• Lastly, you have the option to continue your health and life insurance coverage. You and your family’s health care needs will continue to be taken care of while on this benefit.

Federal Disability Retirement can be a smart option if you’re an air traffic controller looking to retire early due to an injury or illness and maintain a strong financial plan. If you’re interested in taking the next steps to secure your federal benefits, it’s important to determine if you’re eligible.

Next Steps: Eligibility and Legal Help

In order to be eligible for Federal Disability Retirement, you must meet 3 basic requirements:

  • Be a FERS career employee
  • Have a medical condition that is impacting your job
  • Have at least 18 months of creditable civilian service

If you meet these eligibility requirements, you may qualify for disability retirement. Applying without legal support can be difficult and can hinder your chances of approval, though. The application process is extensive and full of legal complexities that often leave applicants confused and overwhelmed.

At Harris Federal, we have a team of experienced professionals who can guide you every step of the way, from application to approval. The last thing you need to worry about is securing your benefits when struggling with a medical condition or injury. We know exactly what the OPM is looking for and how to build a strong case that maximizes your chances of approval. Contact us today for a free case evaluation and consultation. Ready to secure your future? Reach out and find the peace of mind you deserve.

Message us & find out if you qualify today!

  • This field is for validation purposes and should be left unchanged.

Recent Articles

Yes, You Can Work after Federal Disability Retirement

Have you looked at your Federal Disability Retirement annuity, a knot of uncertainty coiling in your stomach as you question - will it be enough? Have you ever wondered if you could keep working after being approved for Federal Disability Retirement? You can work...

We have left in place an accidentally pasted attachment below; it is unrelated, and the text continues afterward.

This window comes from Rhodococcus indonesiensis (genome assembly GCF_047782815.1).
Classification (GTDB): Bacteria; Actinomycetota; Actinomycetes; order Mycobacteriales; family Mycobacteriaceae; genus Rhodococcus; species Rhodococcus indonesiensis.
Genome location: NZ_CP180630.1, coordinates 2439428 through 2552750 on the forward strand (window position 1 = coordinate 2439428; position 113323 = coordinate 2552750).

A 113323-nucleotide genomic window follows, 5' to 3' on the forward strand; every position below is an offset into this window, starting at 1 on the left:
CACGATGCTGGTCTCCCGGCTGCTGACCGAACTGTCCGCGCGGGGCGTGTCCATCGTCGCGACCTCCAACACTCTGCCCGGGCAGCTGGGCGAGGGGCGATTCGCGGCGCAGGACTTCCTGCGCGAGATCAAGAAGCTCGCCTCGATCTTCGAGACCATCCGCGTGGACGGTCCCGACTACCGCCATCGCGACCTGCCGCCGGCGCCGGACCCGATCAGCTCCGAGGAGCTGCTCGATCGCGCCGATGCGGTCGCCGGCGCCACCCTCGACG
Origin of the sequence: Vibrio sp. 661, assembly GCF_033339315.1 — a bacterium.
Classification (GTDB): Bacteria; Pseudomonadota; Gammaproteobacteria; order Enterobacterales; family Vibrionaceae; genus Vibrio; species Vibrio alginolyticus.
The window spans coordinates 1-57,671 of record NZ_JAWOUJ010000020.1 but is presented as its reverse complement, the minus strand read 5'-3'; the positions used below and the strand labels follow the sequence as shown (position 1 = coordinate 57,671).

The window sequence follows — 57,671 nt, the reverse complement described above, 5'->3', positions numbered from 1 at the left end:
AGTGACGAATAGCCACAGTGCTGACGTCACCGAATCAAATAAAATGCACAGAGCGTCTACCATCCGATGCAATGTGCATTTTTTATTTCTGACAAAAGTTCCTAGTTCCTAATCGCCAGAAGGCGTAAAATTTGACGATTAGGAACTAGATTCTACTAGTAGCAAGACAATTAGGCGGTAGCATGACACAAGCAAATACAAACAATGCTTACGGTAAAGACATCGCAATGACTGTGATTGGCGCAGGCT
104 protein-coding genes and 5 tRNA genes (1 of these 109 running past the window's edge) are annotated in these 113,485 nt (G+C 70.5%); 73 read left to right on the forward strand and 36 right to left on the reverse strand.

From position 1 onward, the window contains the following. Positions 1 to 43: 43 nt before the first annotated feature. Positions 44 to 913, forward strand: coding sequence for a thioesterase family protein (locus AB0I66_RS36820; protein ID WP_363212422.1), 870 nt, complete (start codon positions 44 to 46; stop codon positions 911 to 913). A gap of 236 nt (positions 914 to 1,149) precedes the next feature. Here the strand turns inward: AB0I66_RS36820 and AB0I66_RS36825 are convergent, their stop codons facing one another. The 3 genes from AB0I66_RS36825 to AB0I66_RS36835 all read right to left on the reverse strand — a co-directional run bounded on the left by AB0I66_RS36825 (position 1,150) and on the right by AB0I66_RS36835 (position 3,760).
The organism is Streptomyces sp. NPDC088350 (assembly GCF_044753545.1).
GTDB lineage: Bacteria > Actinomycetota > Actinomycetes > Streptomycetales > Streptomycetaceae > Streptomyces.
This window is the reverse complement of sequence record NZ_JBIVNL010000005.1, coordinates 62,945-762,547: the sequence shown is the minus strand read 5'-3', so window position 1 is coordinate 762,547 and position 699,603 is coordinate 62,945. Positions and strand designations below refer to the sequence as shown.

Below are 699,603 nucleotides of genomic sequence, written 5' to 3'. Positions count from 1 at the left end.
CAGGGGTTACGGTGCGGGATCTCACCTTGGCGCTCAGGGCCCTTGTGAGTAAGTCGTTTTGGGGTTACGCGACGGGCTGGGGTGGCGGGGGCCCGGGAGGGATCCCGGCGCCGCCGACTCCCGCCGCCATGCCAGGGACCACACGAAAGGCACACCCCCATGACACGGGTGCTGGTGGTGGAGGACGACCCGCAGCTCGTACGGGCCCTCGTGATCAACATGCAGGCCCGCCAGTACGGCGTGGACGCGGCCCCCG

The 4 Key Benefits of Federal Disability Retirement

Imagine a lifeline, a beacon of hope for your future when you're struggling with an injury or illness that’s impacting your federal job. That lifeline is Federal Disability Retirement. If you can't perform at least one of the essential functions of your role, you...

6 Key Reasons Why Your Disability Retirement Application Was Denied

Have you recently applied for Federal Disability Retirement, only to receive a denial? The Office of Personnel Management (OPM) is denying more initial applications than ever. However, it's important to understand that a denial does not mean the end of the road for...

Federal Employee Resources

Our ever growing library of federal employee resources give you the knowledge you need to make smart choices about your future.


Frequently Asked Questions

Get the answers you need on-demand, from a team of federal employee benefits professionals.

View FAQ

Federal Benefit Webinars

Twice per month we host webinars to help federal employees better understand their benefits and answer their questions LIVE.

See Webinar Schedule

Benefit Guides

From guides to detailed charts, these educational resources will help clarify confusing federal employee benefits topics.

See our resources